Salary v Dividend


A popular way for directors/shareholders of small companies to take money out of their company is to pay themselves a small salary and take the rest out in dividends. So for the next tax year (2019/20) what should the salary be set at to ensure a director pays the least amount of tax?


In the absence of the employment allowance (which is not available to companies where the sole employee is also a director), the optimal salary for 2019/20 is £8,632 a year. At this level, no tax or employee’s or employer’s national insurance is due. The salary is also deductible for corporation tax purposes. Beyond this level, it is better to take dividends than pay a higher salary as the combined national insurance hit (25.8%) is higher than the corporation tax deduction for salary payments.

As well as this strategy being tax effective, taking a small salary is also advantageous in that it allows the individual to secure a qualifying year for state pension and contributory benefits purposes.


Dividends can only be paid if the company has sufficient retained profits available. Unlike salary payments, dividends are not tax deductible and are paid out of profits on which corporation tax (at 19%) has already been paid.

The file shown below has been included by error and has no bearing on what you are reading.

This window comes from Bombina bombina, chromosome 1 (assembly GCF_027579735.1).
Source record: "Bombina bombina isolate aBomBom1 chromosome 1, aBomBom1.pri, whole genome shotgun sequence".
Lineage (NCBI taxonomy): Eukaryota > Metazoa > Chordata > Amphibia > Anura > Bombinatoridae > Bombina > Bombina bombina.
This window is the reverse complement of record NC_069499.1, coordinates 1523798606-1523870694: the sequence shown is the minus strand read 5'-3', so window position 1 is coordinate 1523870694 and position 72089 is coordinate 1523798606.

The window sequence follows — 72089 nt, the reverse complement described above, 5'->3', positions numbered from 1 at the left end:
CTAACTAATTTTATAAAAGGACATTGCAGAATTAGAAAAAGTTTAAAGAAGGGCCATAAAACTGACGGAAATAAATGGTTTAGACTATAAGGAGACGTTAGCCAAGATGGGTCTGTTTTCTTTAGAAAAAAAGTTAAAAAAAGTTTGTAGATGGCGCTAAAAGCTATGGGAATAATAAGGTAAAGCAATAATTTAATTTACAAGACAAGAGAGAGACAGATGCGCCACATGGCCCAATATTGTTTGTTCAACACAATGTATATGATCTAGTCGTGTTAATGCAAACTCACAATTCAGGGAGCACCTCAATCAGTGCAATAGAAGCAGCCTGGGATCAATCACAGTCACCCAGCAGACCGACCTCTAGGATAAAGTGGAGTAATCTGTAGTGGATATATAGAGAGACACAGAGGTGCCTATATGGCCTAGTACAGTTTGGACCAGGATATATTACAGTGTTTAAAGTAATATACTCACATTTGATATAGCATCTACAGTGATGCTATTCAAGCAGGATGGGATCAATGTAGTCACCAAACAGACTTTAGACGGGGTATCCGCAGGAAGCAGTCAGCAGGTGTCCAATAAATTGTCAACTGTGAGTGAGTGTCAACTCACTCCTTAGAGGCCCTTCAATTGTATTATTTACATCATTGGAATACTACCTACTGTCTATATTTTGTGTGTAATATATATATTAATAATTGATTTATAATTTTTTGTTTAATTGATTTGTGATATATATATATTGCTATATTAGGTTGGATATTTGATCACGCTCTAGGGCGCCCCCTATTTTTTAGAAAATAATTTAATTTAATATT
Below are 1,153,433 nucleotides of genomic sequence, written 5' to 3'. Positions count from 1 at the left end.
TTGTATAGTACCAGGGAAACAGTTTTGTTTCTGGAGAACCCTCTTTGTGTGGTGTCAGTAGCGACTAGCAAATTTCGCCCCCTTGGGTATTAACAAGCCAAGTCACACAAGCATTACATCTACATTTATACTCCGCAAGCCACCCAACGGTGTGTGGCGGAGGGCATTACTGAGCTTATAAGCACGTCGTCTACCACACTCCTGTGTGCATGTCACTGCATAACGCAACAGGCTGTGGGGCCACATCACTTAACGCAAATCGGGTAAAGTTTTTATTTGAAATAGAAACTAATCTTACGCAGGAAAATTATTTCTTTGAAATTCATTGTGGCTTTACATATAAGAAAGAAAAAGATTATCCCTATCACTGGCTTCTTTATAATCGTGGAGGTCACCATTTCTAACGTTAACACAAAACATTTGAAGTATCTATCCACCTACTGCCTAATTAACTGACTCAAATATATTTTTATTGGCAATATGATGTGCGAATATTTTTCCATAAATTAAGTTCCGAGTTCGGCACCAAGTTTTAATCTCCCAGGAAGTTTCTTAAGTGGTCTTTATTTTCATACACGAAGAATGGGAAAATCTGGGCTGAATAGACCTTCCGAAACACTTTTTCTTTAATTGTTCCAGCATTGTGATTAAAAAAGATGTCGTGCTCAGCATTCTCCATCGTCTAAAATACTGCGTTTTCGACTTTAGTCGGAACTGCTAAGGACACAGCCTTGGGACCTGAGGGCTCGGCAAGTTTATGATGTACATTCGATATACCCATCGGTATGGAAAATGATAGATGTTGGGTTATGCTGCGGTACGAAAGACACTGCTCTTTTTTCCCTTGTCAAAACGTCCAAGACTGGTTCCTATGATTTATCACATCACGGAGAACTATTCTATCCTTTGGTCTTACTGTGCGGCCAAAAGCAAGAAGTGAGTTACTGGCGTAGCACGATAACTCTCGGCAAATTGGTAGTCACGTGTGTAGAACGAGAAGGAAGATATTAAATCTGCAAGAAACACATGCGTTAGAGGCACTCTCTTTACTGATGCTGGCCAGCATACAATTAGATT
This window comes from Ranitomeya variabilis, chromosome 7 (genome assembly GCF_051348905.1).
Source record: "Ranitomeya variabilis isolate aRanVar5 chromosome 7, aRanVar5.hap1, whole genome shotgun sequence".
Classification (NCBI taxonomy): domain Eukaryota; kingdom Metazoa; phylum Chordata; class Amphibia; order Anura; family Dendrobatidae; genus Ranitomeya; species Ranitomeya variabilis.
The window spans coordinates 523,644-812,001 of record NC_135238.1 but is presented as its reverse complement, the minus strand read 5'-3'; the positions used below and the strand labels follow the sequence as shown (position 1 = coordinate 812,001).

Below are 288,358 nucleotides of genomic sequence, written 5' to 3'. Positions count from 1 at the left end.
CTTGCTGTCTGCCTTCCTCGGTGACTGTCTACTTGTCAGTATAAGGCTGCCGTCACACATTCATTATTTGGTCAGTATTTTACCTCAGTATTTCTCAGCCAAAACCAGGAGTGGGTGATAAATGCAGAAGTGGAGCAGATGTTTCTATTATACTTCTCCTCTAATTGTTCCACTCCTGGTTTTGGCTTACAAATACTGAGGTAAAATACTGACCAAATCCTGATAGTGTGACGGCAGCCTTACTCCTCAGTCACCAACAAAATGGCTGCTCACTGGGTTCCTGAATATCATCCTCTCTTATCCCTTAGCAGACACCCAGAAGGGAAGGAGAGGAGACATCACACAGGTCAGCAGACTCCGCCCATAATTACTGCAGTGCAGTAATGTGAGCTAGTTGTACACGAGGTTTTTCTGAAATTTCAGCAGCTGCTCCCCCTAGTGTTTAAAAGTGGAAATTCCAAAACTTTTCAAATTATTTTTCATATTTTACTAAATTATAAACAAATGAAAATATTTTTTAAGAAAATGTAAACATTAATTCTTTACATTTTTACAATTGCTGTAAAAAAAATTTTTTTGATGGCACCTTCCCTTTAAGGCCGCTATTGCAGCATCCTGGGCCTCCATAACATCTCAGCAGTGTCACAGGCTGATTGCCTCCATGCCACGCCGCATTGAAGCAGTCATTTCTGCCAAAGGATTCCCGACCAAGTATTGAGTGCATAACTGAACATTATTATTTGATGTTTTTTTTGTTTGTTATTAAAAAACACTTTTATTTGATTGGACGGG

However, dividends benefit from their own allowance which is set at £2,000 for 2019/20 and payable to all individuals regardless of the rate at which they pay tax. Once the allowance has been used, dividends are taxed at lower rates than salary payments (7.5%, 32.5% and 38.1% rather than 20%, 40% and 45%).

Once the optimal salary has been paid, dividends should be paid to use up the dividend allowance. If further profits are to be paid out, there will be tax to pay, but the combined tax and national insurance hit for dividends is less than for salary payments, making them the preferred option.

Naddeo Chartered Certified Accountants
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